September 28, 2022
Tablet is your source for discovering the world’s most exciting boutique hotels — places where you’ll find a memorable experience, not just a room for the night. For over twenty years we’ve scoured the earth, evaluating hotels for every taste and budget, creating a hand-picked selection that’s proven and unforgettable. Now, we’re the official hotel selection of the legendary MICHELIN Guide.
Here are the top boutique hotels in Athens, Greece:
Athens has some impressive hotels, but the St. George Lycabettus stands above them all — at least literally it does, from its rather spectacular vantage point halfway up Lycabettus Hill, with a view straight across at the Acropolis (and over most of the rest of the city besides). This kind of real estate is obviously highly desirable — the neighborhood is the ritzy enclave of Kolonaki, where most of the city’s best museums and boutiques are located.
So the crowd here is upscale to match, and the hotel, naturally, is suitably luxurious as well. Styles vary in theme from floor to floor, but all 154 rooms and suites are unapologetically posh, with hardwood floors, rich fabrics, and the kind of clean lines that make the most of their allotted space. Many, especially corner suites, are almost worth it for the views alone — all that boutique-hotel stuff is just a welcome bonus.
One look and it’s obvious that Semiramis is a radical departure from the norm: bold swathes of day-glo color set it immediately apart from the icy cool of most modern boutique hotels, not to mention the monochrome white of the typical Greek luxury hotel. Puzzling, unless you happen to follow contemporary industrial design, in which case two words explain it all: Karim Rashid.
He’s the prince of plastic, the Sultan of sensory overload, maybe Baron von Blobject if you’re inclined to take the alliteration a little too far; his designs strive toward a futuristic fusion of the organic and the high-tech, all rendered in colors that move otherwise cool-headed journalists to metaphors about psychotropic drugs. Ironically, he himself dresses entirely and exclusively in ascetic white, the implications of which are probably beyond the scope of this review and frankly beyond the interest of most prospective Semiramis hotel guests.
When you think of a Greek seaside getaway it’s only natural to think of the Aegean islands. But lately there’s beachfront bliss to be had around the capital as well. This is Vouliagmeni, the heart of the new Athenian Riviera, a newly upscale seaside district just south of Athens proper. And it’s home to, among others, The Margi, an 88-room hotel that’s as clear an exemplar of the luxury-boutique genre as you’re likely to find on these shores or any other.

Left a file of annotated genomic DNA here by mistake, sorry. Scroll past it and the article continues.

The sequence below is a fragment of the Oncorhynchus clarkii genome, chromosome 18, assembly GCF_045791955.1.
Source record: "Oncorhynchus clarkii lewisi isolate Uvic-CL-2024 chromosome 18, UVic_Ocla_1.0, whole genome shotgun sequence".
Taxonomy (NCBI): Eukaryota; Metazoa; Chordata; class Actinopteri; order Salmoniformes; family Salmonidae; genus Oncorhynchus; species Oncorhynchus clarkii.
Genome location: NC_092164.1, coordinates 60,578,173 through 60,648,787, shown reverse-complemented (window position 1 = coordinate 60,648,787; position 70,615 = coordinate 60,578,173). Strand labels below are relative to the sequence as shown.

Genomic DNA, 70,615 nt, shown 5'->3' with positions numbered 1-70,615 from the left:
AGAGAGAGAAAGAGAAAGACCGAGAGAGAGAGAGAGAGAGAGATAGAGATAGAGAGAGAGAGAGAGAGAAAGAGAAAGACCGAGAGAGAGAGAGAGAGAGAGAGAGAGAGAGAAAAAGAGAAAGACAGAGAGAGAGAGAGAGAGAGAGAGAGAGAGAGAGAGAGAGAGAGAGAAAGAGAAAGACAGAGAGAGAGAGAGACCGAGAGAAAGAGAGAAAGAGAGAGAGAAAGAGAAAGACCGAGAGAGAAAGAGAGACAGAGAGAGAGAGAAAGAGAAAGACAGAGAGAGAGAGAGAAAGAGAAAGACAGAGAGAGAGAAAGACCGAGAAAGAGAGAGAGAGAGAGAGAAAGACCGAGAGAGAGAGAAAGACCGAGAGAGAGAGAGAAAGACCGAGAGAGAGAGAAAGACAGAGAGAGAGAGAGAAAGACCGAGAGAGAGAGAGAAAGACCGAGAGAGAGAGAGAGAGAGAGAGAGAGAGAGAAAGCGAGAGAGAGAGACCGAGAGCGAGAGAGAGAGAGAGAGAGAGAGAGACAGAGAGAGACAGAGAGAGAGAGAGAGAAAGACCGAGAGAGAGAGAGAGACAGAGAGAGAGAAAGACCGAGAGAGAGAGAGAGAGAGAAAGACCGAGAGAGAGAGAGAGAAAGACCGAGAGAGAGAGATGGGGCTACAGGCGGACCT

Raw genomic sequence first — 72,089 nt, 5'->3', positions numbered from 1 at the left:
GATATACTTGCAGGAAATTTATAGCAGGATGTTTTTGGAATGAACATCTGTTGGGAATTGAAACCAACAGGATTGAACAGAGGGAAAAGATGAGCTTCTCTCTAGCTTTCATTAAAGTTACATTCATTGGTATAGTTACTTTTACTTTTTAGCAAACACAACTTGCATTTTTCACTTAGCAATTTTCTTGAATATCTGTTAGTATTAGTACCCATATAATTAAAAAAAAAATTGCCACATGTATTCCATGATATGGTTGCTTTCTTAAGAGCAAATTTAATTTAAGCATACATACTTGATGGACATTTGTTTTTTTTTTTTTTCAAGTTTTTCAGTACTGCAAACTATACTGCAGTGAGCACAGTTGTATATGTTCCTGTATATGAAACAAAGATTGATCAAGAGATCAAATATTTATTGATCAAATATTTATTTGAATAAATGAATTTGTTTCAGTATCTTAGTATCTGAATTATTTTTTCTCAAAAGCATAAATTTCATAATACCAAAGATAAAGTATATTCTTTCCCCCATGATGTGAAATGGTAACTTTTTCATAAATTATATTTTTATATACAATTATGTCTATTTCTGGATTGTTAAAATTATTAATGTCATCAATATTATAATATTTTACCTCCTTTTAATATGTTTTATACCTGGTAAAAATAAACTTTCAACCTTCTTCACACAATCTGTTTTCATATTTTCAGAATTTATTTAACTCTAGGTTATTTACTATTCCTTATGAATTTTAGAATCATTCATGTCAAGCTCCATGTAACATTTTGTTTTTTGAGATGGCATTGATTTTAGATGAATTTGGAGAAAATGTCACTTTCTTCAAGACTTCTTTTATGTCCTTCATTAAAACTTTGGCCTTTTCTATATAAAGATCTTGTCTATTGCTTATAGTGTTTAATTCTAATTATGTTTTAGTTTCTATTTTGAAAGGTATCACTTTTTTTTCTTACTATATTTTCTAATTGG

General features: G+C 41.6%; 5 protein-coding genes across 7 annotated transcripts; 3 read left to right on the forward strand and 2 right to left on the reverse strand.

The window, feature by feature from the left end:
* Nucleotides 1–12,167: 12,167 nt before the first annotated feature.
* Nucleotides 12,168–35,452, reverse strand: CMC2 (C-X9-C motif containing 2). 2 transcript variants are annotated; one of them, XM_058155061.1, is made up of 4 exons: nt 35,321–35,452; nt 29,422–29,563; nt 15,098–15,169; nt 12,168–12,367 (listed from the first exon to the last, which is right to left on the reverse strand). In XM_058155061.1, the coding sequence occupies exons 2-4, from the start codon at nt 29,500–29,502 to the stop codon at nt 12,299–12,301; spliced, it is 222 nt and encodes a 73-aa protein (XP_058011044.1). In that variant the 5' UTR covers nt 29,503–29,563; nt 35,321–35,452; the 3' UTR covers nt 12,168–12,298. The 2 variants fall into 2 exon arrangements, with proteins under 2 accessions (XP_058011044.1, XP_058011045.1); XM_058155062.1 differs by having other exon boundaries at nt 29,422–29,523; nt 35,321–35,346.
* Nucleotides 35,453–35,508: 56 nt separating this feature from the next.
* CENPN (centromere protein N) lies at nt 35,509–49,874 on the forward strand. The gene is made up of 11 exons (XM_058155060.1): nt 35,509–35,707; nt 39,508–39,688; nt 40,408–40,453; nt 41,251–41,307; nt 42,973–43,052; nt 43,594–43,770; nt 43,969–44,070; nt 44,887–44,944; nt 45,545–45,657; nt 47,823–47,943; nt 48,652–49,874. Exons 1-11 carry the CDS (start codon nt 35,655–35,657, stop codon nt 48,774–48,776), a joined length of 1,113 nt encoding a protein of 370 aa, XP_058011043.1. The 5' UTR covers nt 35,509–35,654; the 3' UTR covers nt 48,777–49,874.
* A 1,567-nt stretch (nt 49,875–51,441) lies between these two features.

The rooms and suites are somewhat conservative in their stylishness — antique furnishings and artworks attempt to draw you into their history rather than dazzle you with their modernity. They don’t skimp on the luxury, however; every room and suite is equipped with a modern entertainment center, a private balcony or patio, and a bathroom stocked with the obligatory (in these parts, anyway) Korres bath products.
Athens was great, Athens was grand, Athens was the cradle of Western civilization and the birthplace of democracy. AthensWas, as it happens, is also the name of a sleek new hotel a stone’s throw from the Acropolis. It’s a slightly confusing play on words, but the name produces the desired effect: it makes you think about the relationship between the ancient city’s past and present, and wonder where exactly on that continuum the hotel places itself.
It’s impossible, or at least inadvisable, to open a boutique hotel in Athens — in the heart of one of the most important historic centers of Europe — without somehow grounding it within the city’s historical and cultural landscape. But the designers of AthensWas have gone about the task in a particularly clever way. The hotel isn’t a recreation of ancient days, nor a modern hotel with a few framed black and white photos of the Parthenon. Instead, its an homage to the city’s swinging Sixties.
How’s that for a hotel that gets right to the point? As of 2011 the New Hotel is literally new, but something tells us it’ll still be looking fresh even after the name has abandoned its literal meaning for a more figurative one. And the key, we suspect, is that it’s a hotel with an aesthetic point of view — rather than the off-the-shelf minimalism that recently dominated the boutique hotel world, owner Dakis Jouannou went for something a little bit bolder.
Before it was the New Hotel, you see, it was the Olympic Palace, a fairly representative bit of vaguely utopian mid-20th-century modernism. As it was showing its age, Jouannou elected to gut it — but rather than send its contents to the junkyard, he hired a pair of genius Brazilian interior architects, Fernando and Humberto Campana, to make a new hotel from the pieces of the old. Everything went back in; every door, every beam, every piece of stone, and the result is salvage like you’ve never seen it before.